Unformatted text preview: doesn’t just conclude that such states would be desires. So he must think that desires have features that distinguish them from such states.) So we are left with the thought that desires have certain features (that makes the Humean theory non-trivial); and then we can ask whether every action is motivated by states that have those features. Smith assumes that they are, but that is far from obvious. One putative class of counter-examples that we have already mentioned is addictive and compulsive behavior. Perhaps Smith will say that this is not intentional behavior (that is controversial). Another class of putative counterexamples that we shall go on to consider at length is the class of intentions. Intentions have features that plausibly distinguish them from desires (for instance they are under our control in a way that desires are not, they have a different phenomenology); and yet they are plausibly motivating....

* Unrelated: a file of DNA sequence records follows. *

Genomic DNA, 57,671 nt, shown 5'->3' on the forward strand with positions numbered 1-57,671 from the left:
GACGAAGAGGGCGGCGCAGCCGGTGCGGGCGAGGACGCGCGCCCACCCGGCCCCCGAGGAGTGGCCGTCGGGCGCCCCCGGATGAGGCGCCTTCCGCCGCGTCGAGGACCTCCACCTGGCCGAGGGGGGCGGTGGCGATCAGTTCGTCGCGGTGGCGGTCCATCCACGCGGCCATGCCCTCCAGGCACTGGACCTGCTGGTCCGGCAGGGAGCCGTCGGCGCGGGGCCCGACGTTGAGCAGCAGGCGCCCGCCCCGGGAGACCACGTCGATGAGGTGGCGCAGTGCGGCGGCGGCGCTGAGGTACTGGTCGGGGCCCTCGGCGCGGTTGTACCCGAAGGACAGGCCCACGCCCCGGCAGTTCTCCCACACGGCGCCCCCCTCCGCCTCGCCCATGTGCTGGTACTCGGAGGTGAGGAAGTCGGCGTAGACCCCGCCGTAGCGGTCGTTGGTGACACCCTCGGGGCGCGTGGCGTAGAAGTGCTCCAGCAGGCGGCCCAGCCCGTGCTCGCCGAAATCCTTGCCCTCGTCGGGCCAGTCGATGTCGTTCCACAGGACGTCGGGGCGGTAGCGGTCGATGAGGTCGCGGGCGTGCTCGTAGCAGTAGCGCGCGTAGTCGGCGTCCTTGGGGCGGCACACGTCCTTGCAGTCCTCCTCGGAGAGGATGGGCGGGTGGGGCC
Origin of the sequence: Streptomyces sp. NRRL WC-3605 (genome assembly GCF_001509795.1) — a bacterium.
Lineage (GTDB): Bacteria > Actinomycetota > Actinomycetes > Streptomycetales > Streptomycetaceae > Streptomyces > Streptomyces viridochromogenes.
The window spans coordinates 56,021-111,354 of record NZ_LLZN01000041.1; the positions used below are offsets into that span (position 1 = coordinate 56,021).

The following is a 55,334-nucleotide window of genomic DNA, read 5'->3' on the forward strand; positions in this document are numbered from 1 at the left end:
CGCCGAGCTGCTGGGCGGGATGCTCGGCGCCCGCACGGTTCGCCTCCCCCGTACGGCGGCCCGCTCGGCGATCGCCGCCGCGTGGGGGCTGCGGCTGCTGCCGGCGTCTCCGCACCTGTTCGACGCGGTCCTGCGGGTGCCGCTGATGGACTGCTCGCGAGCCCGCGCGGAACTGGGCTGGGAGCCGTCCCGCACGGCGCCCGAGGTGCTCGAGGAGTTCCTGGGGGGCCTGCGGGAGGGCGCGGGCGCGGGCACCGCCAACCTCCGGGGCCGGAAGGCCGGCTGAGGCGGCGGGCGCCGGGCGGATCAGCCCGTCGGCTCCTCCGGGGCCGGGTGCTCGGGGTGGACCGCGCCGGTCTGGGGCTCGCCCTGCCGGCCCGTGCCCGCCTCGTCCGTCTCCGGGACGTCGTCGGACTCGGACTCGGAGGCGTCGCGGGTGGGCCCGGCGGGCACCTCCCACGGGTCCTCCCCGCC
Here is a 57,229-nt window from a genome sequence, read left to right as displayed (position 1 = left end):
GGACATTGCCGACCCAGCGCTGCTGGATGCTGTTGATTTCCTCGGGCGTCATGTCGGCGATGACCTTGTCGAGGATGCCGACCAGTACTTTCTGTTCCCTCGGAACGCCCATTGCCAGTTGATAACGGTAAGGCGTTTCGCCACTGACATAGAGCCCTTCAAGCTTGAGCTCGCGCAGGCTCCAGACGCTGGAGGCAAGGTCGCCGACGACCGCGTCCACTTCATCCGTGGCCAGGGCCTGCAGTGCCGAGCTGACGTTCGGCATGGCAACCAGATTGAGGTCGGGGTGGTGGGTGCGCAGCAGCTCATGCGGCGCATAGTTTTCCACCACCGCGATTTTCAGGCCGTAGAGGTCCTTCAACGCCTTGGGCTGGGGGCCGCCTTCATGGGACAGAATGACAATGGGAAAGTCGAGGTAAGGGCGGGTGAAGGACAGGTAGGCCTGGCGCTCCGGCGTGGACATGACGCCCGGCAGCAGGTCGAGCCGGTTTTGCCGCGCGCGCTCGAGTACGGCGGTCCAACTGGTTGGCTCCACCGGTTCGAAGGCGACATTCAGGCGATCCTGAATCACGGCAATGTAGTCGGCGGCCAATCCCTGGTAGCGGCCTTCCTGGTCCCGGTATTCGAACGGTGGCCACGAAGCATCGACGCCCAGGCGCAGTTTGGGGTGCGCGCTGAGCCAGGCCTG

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- Fall '09
- Psychology, Thought, desires, humean theory